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#1
Old 06-19-2004, 05:40 PM
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Is there any way to fix a creased poster?

I got a poster in the mail that I ordered online, and it came rolled up, and slightly creased on one end of the roll (the end was flattened out into a sort of lemon shape, if you know what I mean). It wasn't completely squashed, but enough that it holds its new shape; when it's unrolled there are a series of horizontal crease-markings down the right side. Is there any way I can fix or reduce the creasing? I was hoping to get this framed, but can't buy another...
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#2
Old 06-19-2004, 05:46 PM
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What kind of poster is it? The glossy kind?

In the conservation lab we flatten paper in a humidification chamber, but people don't have them lying around and they work best on non-coated papers.

What you can do is put your iron on low heat and gently try to press your poster. I'd try it with another piece of paper or a thin press cloth between the iron and the poster. Do not use steam. That's how I get the wrinkles out of sewing patterns, but I'd be a little worried about the coated paper. Do it from the back and start at the lowest heat setting possible, and if it dosen't work go up just a teensy bit. Be careful not to scorch it.
#3
Old 06-19-2004, 06:32 PM
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::pokes head into thread to see if there's any risk of becoming a creased poster, and how to avoid it if it proves to be a significant concern::
#4
Old 06-19-2004, 06:35 PM
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Just don't roll yourself up and ship yourself in a flimsy box, and you'll do just fine

Zsofia: thanks for the advice! I'll try it later tonight...
#5
Old 06-19-2004, 07:14 PM
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Location: The Middle of Nowhere, WI
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Take it to a framing shop (Ben Franklin and Hobby Lobby stores usually have one) and ask them to dry-mount it for you. They will mount it on a piece of foamboard, which will flatten it out about as much as you're going to get, and probably still reasonalbly presentable. Mr. S has a map of Middle Earth that was folded in four pieces; we had it dry-mounted and while you can still see the fold marks, it looks OK.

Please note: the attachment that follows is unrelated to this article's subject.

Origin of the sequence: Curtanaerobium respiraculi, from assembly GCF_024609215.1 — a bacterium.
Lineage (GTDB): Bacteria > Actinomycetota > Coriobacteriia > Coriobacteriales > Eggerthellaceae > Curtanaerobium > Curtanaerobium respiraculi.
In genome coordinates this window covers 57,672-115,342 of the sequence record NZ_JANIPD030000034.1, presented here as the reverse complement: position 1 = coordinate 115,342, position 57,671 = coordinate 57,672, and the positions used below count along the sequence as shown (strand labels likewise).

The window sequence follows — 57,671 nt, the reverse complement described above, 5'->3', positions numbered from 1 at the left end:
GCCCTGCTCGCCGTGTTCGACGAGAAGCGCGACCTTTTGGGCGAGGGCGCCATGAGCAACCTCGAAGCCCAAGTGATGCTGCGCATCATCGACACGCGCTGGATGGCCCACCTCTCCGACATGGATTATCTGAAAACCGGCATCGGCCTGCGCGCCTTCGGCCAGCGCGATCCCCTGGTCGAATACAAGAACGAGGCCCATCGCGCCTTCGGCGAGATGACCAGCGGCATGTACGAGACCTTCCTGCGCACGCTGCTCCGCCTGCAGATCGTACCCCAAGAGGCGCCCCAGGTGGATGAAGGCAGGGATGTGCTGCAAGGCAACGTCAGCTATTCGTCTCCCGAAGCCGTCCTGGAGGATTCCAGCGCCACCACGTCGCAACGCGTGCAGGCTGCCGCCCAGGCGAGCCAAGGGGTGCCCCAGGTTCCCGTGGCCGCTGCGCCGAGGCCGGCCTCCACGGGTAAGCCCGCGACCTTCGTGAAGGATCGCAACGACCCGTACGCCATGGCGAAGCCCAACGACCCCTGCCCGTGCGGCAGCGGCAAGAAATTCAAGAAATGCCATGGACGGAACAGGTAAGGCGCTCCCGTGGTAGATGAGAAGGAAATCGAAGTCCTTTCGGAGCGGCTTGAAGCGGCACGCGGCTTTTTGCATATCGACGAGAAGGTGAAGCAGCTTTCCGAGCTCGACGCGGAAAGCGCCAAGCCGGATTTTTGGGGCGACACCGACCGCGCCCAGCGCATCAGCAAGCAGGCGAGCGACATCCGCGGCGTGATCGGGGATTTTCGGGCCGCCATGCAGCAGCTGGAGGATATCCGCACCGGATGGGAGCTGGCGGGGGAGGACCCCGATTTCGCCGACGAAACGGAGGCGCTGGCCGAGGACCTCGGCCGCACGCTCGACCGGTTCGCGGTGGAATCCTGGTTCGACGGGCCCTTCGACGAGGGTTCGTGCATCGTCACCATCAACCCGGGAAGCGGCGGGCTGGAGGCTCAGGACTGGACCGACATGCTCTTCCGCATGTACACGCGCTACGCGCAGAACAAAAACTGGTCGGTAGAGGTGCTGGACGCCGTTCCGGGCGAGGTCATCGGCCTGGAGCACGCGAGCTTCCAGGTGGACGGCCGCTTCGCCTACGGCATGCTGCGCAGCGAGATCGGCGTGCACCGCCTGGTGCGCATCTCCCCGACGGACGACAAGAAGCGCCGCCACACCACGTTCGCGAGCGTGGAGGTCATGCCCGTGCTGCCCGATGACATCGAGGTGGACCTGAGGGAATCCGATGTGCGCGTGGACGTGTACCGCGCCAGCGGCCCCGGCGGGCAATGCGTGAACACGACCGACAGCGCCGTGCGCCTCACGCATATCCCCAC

#6
Old 06-20-2004, 12:31 AM
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Dry-mounting can be icky from a conservation standpoint. I mean, it dosen't really matter for most things you want to hang on your wall, but it isn't archival in the long run. The interior of foam-core is acidic. It's up to you if this matters to you, of course.
#7
Old 06-20-2004, 02:02 AM
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Quote:
Originally Posted by Zsofia
What kind of poster is it? The glossy kind?

In the conservation lab we flatten paper in a humidification chamber, but people don't have them lying around and they work best on non-coated papers.

What you can do is put your iron on low heat and gently try to press your poster. I'd try it with another piece of paper or a thin press cloth between the iron and the poster. Do not use steam. That's how I get the wrinkles out of sewing patterns, but I'd be a little worried about the coated paper. Do it from the back and start at the lowest heat setting possible, and if it dosen't work go up just a teensy bit. Be careful not to scorch it.
If you're in or near a large city or university, call the library and ask for someone who does "conservation" of books and maps. Such a person will have the best advice for you, Garnet.

If that's not feasible, I'd suggest following Zsofia's advice, putting a sheet of waxed paper, rather than cloth or plain paper between the poster and the iron. And turn the poster over, first. See how that turns out and report back? If it's insufficient, and there's no visible adherence of the wax to the back, you can try it on the front.

The main consideration is that you're most probably dealing with what is called "clay-coat" paper (what the poster is printed on).
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#8
Old 06-20-2004, 09:00 PM
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Location: South Carolina
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Quote:
If you're in or near a large city or university, call the library and ask for someone who does "conservation" of books and maps. Such a person will have the best advice for you, Garnet.
State archives are another often-overlooked resource for paper and book conservation. Part of their mission is often to assist the state's citizens with their own conservation problems.
#9
Old 06-20-2004, 09:15 PM
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Put a towel over it and run an iron over it.
#10
Old 06-21-2004, 03:28 PM
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Location: Naugatuck, CT
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Addressing the larger problem: It was damaged in shipping. That should be the seller's problem to fix, not the buyer. Every poster I've ordered has had a lot of effort put into keeping it rolled properly, so that implies they are taking responsibility if it's creased. As an analogy, if you bought a coffee mug, and it arrived cracked, would you be asking here about how to glue together a mug?
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